In Congress, July 4, 1776
The unanimous Declaration of the
thirteen united States of America
 
Listen to a reading of the
Declaration Of Independence
by John F. Kennedy. 


Presented In The Original Text And Grammar

When in the Course of human events, it becomes necessary for one people to dissolve the political bands which have connected them with another, and to assume among the powers of the earth, the separate and equal station to which the Laws of Nature and of Nature's God entitle them, a decent respect to the opinions of mankind requires that they should declare the causes which impel them to the separation.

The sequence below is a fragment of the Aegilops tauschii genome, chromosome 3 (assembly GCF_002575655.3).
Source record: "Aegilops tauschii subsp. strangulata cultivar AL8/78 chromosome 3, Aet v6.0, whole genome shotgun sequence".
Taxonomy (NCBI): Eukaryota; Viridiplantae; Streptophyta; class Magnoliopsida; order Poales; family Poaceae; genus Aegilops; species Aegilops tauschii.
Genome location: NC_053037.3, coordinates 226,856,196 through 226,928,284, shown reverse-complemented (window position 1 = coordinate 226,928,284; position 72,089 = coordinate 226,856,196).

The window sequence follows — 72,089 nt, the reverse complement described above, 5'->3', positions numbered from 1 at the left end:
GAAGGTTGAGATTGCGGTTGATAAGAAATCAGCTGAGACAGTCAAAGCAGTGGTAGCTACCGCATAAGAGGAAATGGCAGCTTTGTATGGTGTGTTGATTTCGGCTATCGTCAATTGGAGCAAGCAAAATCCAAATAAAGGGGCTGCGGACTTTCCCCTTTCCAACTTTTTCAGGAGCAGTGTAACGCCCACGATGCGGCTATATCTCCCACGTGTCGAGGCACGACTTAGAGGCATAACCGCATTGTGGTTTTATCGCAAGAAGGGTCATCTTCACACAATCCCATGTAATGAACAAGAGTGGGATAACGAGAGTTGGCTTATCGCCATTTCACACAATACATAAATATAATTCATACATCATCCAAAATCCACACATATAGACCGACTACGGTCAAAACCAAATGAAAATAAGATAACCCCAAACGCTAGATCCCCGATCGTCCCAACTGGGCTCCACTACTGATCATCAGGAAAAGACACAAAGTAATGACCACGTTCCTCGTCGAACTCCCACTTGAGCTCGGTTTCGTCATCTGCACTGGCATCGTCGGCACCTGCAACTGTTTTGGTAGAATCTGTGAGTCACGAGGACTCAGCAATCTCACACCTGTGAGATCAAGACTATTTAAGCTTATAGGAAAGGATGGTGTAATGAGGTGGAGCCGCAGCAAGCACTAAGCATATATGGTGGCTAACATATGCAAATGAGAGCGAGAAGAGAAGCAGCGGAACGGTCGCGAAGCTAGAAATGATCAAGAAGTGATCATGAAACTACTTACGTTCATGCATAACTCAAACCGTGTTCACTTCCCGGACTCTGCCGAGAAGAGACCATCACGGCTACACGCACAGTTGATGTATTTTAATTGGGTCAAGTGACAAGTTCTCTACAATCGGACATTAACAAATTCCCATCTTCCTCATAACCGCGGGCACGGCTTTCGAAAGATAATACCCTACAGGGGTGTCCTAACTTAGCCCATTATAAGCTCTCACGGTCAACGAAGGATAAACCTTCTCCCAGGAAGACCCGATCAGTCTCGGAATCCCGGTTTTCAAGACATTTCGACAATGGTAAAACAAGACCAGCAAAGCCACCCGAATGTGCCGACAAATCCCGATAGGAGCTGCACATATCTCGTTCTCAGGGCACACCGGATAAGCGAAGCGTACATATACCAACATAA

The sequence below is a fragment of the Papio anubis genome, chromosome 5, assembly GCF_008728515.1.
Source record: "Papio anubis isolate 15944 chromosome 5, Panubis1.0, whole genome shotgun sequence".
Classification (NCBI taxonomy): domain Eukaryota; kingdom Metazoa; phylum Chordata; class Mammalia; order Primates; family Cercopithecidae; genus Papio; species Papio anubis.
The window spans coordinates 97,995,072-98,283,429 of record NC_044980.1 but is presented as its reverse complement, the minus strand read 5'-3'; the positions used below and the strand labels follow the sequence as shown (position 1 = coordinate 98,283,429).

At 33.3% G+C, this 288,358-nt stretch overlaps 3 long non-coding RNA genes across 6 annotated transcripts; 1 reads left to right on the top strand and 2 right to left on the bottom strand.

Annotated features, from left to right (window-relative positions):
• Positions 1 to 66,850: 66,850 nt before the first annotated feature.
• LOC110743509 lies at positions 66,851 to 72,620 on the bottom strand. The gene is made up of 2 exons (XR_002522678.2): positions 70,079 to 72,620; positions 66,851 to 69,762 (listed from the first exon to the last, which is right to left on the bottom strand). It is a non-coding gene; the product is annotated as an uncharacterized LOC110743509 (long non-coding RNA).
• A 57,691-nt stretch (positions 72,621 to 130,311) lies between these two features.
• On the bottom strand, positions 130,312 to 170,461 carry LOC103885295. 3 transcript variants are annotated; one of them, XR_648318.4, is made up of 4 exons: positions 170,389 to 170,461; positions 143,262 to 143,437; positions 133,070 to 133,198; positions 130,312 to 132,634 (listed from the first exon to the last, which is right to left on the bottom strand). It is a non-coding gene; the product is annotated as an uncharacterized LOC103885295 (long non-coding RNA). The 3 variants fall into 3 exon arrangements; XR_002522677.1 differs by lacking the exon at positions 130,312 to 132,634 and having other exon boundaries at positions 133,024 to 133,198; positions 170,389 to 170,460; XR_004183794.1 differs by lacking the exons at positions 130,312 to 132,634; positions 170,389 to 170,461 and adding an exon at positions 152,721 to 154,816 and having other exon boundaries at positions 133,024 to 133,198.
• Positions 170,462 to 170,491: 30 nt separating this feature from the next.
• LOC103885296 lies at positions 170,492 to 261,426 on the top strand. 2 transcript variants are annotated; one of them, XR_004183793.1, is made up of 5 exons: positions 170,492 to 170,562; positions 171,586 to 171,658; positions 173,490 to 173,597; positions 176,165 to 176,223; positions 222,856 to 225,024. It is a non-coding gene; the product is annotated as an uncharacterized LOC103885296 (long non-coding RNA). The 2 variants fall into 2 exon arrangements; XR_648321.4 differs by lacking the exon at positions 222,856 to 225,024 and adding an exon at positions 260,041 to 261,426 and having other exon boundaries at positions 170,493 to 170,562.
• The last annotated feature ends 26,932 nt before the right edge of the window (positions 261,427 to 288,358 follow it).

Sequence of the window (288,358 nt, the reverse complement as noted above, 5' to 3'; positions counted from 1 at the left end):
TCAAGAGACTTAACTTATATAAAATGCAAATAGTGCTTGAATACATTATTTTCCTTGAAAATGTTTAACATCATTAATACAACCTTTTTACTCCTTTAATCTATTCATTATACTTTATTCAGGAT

We hold these truths to be self-evident, that all men are created equal, that they are endowed by their Creator with certain unalienable Rights, that among these are Life, Liberty and the pursuit of Happiness.  That to secure these rights, Governments are instituted among Men, deriving their just powers from the consent of the governed, That whenever any Form of Government becomes destructive of these ends, it is the Right of the People to alter or to abolish it, and to institute new Government, laying its foundation on such principles and organizing its powers in such form, as to them shall seem most likely to effect their Safety and Happiness.  Prudence, indeed, will dictate that Governments long established should not be changed for light and transient causes; and accordingly all experience hath shewn, that mankind are more disposed to suffer, while evils are sufferable, than to right themselves by abolishing the forms to which they are accustomed.  But when a long train of abuses and usurpations, pursuing invariably the same Object evinces a design to reduce them under absolute Despotism, it is their right, it is their duty, to throw off such Government, and to provide new Guards for their future security.  Such has been the patient sufferance of these Colonies; and such is now the necessity which constrains them to alter their former Systems of Government.  The history of the present King of Great Britain is a history of repeated injuries and usurpations, all having in direct object the establishment of an absolute Tyranny over these States.  To prove this, let Facts be submitted to a candid world.